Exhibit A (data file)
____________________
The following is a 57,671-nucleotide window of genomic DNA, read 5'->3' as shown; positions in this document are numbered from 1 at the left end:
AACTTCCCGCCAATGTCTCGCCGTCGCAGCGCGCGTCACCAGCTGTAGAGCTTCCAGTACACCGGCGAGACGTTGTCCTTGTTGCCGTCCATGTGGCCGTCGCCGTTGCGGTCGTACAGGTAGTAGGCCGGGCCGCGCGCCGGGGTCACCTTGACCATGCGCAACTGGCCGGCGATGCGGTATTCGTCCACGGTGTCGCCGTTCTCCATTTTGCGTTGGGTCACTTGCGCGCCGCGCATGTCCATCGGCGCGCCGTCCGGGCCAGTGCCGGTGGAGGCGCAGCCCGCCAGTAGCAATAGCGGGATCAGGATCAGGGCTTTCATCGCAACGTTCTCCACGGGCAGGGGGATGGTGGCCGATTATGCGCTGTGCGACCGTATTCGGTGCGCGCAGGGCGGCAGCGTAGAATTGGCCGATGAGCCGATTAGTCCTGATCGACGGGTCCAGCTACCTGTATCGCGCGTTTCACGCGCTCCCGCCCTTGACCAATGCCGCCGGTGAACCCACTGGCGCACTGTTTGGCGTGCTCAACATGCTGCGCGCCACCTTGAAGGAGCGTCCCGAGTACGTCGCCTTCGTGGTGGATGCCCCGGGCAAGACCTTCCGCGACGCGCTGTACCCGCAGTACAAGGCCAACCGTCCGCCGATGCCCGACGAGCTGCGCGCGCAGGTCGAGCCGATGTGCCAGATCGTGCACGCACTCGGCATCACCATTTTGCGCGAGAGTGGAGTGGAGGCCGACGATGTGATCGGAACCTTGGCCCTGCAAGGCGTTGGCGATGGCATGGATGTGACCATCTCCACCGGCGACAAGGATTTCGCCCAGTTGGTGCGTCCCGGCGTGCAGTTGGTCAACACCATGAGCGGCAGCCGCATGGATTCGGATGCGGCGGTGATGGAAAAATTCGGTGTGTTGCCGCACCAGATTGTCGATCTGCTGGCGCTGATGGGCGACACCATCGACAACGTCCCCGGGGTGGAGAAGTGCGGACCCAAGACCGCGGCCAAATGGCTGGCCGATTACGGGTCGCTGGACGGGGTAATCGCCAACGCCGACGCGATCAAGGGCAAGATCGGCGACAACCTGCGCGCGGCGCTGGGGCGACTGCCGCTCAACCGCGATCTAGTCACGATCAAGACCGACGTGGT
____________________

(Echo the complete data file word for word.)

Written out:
The following is a 57,671-nucleotide window of genomic DNA, read 5'->3' as shown; positions in this document are numbered from 1 at the left end:
AACTTCCCGCCAATGTCTCGCCGTCGCAGCGCGCGTCACCAGCTGTAGAGCTTCCAGTACACCGGCGAGACGTTGTCCTTGTTGCCGTCCATGTGGCCGTCGCCGTTGCGGTCGTACAGGTAGTAGGCCGGGCCGCGCGCCGGGGTCACCTTGACCATGCGCAACTGGCCGGCGATGCGGTATTCGTCCACGGTGTCGCCGTTCTCCATTTTGCGTTGGGTCACTTGCGCGCCGCGCATGTCCATCGGCGCGCCGTCCGGGCCAGTGCCGGTGGAGGCGCAGCCCGCCAGTAGCAATAGCGGGATCAGGATCAGGGCTTTCATCGCAACGTTCTCCACGGGCAGGGGGATGGTGGCCGATTATGCGCTGTGCGACCGTATTCGGTGCGCGCAGGGCGGCAGCGTAGAATTGGCCGATGAGCCGATTAGTCCTGATCGACGGGTCCAGCTACCTGTATCGCGCGTTTCACGCGCTCCCGCCCTTGACCAATGCCGCCGGTGAACCCACTGGCGCACTGTTTGGCGTGCTCAACATGCTGCGCGCCACCTTGAAGGAGCGTCCCGAGTACGTCGCCTTCGTGGTGGATGCCCCGGGCAAGACCTTCCGCGACGCGCTGTACCCGCAGTACAAGGCCAACCGTCCGCCGATGCCCGACGAGCTGCGCGCGCAGGTCGAGCCGATGTGCCAGATCGTGCACGCACTCGGCATCACCATTTTGCGCGAGAGTGGAGTGGAGGCCGACGATGTGATCGGAACCTTGGCCCTGCAAGGCGTTGGCGATGGCATGGATGTGACCATCTCCACCGGCGACAAGGATTTCGCCCAGTTGGTGCGTCCCGGCGTGCAGTTGGTCAACACCATGAGCGGCAGCCGCATGGATTCGGATGCGGCGGTGATGGAAAAATTCGGTGTGTTGCCGCACCAGATTGTCGATCTGCTGGCGCTGATGGGCGACACCATCGACAACGTCCCCGGGGTGGAGAAGTGCGGACCCAAGACCGCGGCCAAATGGCTGGCCGATTACGGGTCGCTGGACGGGGTAATCGCCAACGCCGACGCGATCAAGGGCAAGATCGGCGACAACCTGCGCGCGGCGCTGGGGCGACTGCCGCTCAACCGCGATCTAGTCACGATCAAGACCGACGTGGT